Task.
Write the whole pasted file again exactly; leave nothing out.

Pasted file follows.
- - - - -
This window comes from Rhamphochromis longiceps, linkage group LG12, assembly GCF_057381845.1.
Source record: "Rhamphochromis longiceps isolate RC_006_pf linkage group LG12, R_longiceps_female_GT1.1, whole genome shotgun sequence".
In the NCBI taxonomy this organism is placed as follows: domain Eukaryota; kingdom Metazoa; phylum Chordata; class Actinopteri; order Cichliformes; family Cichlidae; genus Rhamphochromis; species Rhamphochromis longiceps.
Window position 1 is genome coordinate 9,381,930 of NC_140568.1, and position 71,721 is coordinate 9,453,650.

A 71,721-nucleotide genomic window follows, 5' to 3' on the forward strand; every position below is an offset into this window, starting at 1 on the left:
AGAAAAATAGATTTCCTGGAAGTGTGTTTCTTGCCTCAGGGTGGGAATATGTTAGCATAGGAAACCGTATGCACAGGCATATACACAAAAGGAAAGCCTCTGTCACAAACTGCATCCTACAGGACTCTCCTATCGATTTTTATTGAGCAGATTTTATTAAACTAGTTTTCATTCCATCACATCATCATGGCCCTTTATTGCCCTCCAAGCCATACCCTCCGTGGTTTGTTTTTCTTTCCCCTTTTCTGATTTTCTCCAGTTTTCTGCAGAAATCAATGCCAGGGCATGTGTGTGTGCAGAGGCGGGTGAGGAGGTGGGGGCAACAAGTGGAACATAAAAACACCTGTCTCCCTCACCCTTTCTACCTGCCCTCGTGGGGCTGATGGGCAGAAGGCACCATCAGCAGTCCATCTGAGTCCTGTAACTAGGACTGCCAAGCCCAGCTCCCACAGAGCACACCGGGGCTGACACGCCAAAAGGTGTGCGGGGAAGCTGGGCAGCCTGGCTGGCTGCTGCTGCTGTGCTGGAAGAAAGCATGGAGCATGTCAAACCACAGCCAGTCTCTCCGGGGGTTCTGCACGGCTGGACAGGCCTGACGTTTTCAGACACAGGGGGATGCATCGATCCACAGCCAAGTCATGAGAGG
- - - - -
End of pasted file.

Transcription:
This window comes from Rhamphochromis longiceps, linkage group LG12, assembly GCF_057381845.1.
Source record: "Rhamphochromis longiceps isolate RC_006_pf linkage group LG12, R_longiceps_female_GT1.1, whole genome shotgun sequence".
In the NCBI taxonomy this organism is placed as follows: domain Eukaryota; kingdom Metazoa; phylum Chordata; class Actinopteri; order Cichliformes; family Cichlidae; genus Rhamphochromis; species Rhamphochromis longiceps.
Window position 1 is genome coordinate 9,381,930 of NC_140568.1, and position 71,721 is coordinate 9,453,650.

A 71,721-nucleotide genomic window follows, 5' to 3' on the forward strand; every position below is an offset into this window, starting at 1 on the left:
AGAAAAATAGATTTCCTGGAAGTGTGTTTCTTGCCTCAGGGTGGGAATATGTTAGCATAGGAAACCGTATGCACAGGCATATACACAAAAGGAAAGCCTCTGTCACAAACTGCATCCTACAGGACTCTCCTATCGATTTTTATTGAGCAGATTTTATTAAACTAGTTTTCATTCCATCACATCATCATGGCCCTTTATTGCCCTCCAAGCCATACCCTCCGTGGTTTGTTTTTCTTTCCCCTTTTCTGATTTTCTCCAGTTTTCTGCAGAAATCAATGCCAGGGCATGTGTGTGTGCAGAGGCGGGTGAGGAGGTGGGGGCAACAAGTGGAACATAAAAACACCTGTCTCCCTCACCCTTTCTACCTGCCCTCGTGGGGCTGATGGGCAGAAGGCACCATCAGCAGTCCATCTGAGTCCTGTAACTAGGACTGCCAAGCCCAGCTCCCACAGAGCACACCGGGGCTGACACGCCAAAAGGTGTGCGGGGAAGCTGGGCAGCCTGGCTGGCTGCTGCTGCTGTGCTGGAAGAAAGCATGGAGCATGTCAAACCACAGCCAGTCTCTCCGGGGGTTCTGCACGGCTGGACAGGCCTGACGTTTTCAGACACAGGGGGATGCATCGATCCACAGCCAAGTCATGAGAGG